The Michigan Opera Theatre Children's Chorus (MOTCC) has a legacy of involving gifted children in work that is relevant not only creatively, but socially and historically. This year, they will perform Hans Krása and Adolf Hoffmeister's ‘Brundibár’ on Sunday, March 16, at 2:30 p.m. at the Detroit Opera House. The opera, originally written in Czech, will be performed in a brilliantly witty new English translation by Pulitzer- and Tony-winning American playwright Tony Kushner. The performance is directed by Michael Yashinsky and will be conducted by Dianna Hochella.
While this family-friendly children’s opera tells a sweet story when enjoyed at face value, the significance of Brundibár is that its production stands as a memorial to child victims and survivors of the Holocaust.
The story is simple enough – telling of a brother and sister who join forces with a sparrow, cat and dog to outwit the evil organ grinder, Brundibár. It’s significant to note that when Tony Kushner's story was published as a book illustrated by Maurice Sendak, the character of Brundibár was outfitted with a Hitler mustache.
Originally composed as part of a government competition, the staging of the children’s opera was interrupted by the rise of the Third Reich. It was eventually rehearsed at an orphanage made necessary by WWII. Before the first performance, the composer and set designer had already been sent to the notorious concentration camp, Theresienstadt. In short order, nearly all of the children of the original chorus and the orphanage staff had also been transported to Theresienstadt. To distract the children and keep up hope, the little troupe staged 55 productions of “Brundibár” in the concentration camp. In 1944 a special production was set up by the Nazi propaganda machine to fool the International Red Cross into thinking that Theresienstadt was a benign relocation center. After that, “Brundibár” was filmed by the Nazi propaganda machine to further disguise the horrors of their regime. All of the participants in the Theresienstadt production were herded into cattle trucks and sent to Auschwitz as soon as filming was finished, where most were gassed, including children.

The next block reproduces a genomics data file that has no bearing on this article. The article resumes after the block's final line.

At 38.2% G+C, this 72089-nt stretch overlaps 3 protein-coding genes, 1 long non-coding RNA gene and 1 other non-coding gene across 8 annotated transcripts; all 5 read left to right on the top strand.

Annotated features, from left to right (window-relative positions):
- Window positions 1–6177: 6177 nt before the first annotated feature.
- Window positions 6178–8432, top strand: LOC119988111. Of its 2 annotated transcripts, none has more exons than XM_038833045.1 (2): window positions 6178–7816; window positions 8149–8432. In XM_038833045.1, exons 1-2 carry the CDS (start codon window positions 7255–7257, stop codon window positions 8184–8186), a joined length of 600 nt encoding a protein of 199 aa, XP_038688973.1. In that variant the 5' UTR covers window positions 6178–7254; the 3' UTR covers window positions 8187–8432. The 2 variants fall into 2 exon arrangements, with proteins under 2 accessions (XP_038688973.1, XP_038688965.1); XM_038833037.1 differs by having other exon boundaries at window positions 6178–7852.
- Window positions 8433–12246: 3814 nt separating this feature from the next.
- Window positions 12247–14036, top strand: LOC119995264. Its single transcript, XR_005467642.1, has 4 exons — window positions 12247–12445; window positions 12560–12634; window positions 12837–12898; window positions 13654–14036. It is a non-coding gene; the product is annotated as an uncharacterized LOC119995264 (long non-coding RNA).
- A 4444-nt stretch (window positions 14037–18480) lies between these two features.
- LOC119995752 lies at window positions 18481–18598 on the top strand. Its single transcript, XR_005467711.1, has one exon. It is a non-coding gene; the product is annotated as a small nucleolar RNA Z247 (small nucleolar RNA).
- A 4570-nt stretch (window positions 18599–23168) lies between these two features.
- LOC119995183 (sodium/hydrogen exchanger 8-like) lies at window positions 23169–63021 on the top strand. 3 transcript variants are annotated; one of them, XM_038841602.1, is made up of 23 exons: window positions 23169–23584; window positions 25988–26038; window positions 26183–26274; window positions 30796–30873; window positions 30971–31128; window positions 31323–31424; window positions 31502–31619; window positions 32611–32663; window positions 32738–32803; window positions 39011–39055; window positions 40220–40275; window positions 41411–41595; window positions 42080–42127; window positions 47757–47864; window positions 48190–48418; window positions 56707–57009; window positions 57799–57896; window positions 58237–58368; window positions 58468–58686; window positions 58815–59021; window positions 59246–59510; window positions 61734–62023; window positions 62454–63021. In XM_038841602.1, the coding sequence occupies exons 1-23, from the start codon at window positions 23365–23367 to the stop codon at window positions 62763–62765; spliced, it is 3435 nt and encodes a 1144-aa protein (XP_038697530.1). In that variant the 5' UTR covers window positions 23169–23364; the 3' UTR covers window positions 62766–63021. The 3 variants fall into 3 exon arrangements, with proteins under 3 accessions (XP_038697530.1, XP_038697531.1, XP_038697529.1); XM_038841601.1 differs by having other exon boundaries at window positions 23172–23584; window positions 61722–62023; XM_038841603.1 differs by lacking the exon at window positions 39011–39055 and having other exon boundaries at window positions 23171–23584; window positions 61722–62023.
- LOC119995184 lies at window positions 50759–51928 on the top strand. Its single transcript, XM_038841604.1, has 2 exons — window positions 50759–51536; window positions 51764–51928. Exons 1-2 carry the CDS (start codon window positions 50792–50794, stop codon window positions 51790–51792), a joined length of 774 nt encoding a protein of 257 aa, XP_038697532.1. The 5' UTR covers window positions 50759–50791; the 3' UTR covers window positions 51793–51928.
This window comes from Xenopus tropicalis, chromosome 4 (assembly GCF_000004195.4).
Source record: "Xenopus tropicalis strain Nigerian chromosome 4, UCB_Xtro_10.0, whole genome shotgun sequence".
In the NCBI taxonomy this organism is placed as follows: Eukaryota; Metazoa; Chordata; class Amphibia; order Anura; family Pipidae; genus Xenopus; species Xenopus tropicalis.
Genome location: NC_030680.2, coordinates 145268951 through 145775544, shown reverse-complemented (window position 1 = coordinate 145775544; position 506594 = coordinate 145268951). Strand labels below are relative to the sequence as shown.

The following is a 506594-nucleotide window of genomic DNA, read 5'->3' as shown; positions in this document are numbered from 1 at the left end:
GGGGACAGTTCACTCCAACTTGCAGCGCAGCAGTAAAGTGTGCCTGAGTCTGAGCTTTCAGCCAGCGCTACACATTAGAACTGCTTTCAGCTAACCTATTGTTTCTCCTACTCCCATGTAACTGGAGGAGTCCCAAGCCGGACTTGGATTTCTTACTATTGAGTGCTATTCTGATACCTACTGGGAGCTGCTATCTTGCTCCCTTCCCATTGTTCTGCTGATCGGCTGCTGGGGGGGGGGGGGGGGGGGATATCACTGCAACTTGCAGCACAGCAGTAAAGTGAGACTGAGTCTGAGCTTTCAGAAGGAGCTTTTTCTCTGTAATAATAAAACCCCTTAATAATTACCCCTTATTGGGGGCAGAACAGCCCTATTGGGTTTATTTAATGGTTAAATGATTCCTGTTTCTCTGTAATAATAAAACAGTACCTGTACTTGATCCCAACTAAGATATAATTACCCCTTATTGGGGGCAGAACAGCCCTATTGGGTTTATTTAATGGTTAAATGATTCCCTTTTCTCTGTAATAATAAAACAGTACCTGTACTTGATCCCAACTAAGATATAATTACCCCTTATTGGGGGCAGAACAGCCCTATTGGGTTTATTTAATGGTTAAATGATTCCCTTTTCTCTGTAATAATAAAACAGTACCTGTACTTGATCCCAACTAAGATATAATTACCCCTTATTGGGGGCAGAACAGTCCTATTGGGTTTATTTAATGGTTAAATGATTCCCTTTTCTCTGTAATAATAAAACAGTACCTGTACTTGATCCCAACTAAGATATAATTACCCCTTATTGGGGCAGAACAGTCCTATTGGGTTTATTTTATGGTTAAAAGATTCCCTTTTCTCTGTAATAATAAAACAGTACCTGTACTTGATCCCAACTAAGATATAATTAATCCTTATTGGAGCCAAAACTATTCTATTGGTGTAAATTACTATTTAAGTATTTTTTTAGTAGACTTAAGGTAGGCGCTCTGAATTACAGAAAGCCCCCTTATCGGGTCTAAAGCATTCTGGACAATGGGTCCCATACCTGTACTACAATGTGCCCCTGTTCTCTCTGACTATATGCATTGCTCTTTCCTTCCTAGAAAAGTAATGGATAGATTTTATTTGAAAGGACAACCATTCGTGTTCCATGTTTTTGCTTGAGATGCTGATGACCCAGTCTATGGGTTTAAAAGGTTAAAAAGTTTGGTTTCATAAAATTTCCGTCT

One of the reasons we know as much as we do is owing to Holocaust survivors such as Ela Stein Weissberger. Ms.Weissberger played the Cat in the original performance at Theresienstadt. Ms. Weissberger will be onsite to speak to donors in the audience about how art and music inspired her hope for survival. The performance will be preceded by “Lilies Among Thorns,” a new play penned by the stage director that dramatizes the extraordinary human will to create things of beauty even in the face of destruction.
"It's a light opera but there is a dark history surrounding it," said MOTCC director Suzanne Mallare Acton. ‘Brundibár’s’ message of people banding together to overcome an evil force certainly was relevant at the time this opera was composed. We've learned from those who survived the Holocaust that the arts can survive during terrible times and help bring hope to those who need it most. Having Ela present to speak to audiences about what this opera and other artistic works meant to the people of Theresienstadt is a great learning opportunity for our kids and the whole community. It's a true testament of the human spirit enduring during truly dire circumstances."
This is a show that younger children can enjoy and an experience that will benefit the entire family.
Tickets to the performance of “Brundibár” are $30 for adults and $15 for children 17 years and younger. Patron tickets are available for $50 and include box seats and a meet and greet opportunity with Ela and the cast, following the show. Ticket information is available by calling (313) 237-SING (7464) or by visiting michiganopera.org.
A student dress rehearsal is open to local schools on Fri., March 14 at 11 a.m. “Brundibár” is sponsored by Lil and Alex Erdeljan – Production Sponsor, and the Worthington Family Foundation – Education Material and Student Ticket Sponsor.